Reflexology: a randomised controlled trial investigating the effects on beta-endorphin, cortisol and pregnancy related stress.

Julie E.M. mccullough, Sarah Dianne Liddle, Ciara Close, Marlene Sinclair, Ciara M. Hughes

Research output: Contribution to journalArticle

8 Citations (Scopus)
278 Downloads (Pure)

Abstract

Reflexology is used for various pregnancy related complaints. A three-armed, pilot randomized controlled trial was conducted to test changes in physiological and biochemical stress parameters. Ninety primiparous volunteers experiencing low back and /or pelvic girdle pain (LBPGP) were recruited to receive either six reflexology or footbath treatments or usual care. Primary outcome data included pain intensity and frequency measured on a visual analog scale (VAS), and salivary beta-endorphin and cortisol levels. 61 (68%) women completed the intervention. A clinically important reduction of 1.63cm occurred for VAS pain frequency following reflexology. Beta-endorphin levels increased by 8.8% and 10.10% in the footbath and usual care groups respectively and decreased by 15.18% for the reflexology group. Cortisol increased by 31.78% for footbath participants, 31.42% in usual care and 18.82% in the reflexology group. Reflexology during pregnancy may help reduce LBPGP, and associated stress. However, antenatal reflexology is under researched and requires further investigation.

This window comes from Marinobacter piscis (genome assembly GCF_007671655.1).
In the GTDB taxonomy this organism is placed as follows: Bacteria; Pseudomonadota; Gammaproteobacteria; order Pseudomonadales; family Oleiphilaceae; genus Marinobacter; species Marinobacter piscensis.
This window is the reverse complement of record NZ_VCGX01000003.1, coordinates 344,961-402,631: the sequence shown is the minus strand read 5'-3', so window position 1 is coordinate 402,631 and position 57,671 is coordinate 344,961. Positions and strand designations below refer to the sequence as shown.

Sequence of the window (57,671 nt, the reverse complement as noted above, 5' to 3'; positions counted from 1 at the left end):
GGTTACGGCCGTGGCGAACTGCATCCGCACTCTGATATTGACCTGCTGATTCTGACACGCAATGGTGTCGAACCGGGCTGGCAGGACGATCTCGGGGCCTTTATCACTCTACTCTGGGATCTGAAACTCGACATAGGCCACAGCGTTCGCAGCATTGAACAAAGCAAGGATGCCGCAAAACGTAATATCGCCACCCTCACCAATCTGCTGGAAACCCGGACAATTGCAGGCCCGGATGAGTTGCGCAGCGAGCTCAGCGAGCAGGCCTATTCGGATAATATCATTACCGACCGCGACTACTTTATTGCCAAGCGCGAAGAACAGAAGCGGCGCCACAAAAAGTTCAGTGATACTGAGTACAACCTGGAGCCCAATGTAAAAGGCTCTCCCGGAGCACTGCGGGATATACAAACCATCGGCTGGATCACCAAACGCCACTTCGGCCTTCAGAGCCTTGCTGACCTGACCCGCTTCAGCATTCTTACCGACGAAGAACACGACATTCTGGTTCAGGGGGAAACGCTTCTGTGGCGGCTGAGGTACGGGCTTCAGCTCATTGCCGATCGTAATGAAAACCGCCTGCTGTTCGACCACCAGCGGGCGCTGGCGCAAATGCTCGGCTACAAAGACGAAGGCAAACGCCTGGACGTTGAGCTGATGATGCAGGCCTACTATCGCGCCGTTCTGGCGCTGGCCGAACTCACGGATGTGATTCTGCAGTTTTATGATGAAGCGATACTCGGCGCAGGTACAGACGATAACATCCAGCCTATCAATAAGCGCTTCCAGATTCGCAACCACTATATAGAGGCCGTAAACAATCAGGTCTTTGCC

Original languageEnglish
Pages (from-to)76-84
Number of pages9
JournalComplementary Therapies in Clinical Practice
Volume31
Early online date03 Feb 2018
DOIs
Publication statusPublished - May 2018

Keywords

  • reflexology
  • endorphin
  • cortisol
  • Pregnancy

Fingerprint Dive into the research topics of 'Reflexology: a randomised controlled trial investigating the effects on beta-endorphin, cortisol and pregnancy related stress.'. Together they form a unique fingerprint.

Cite this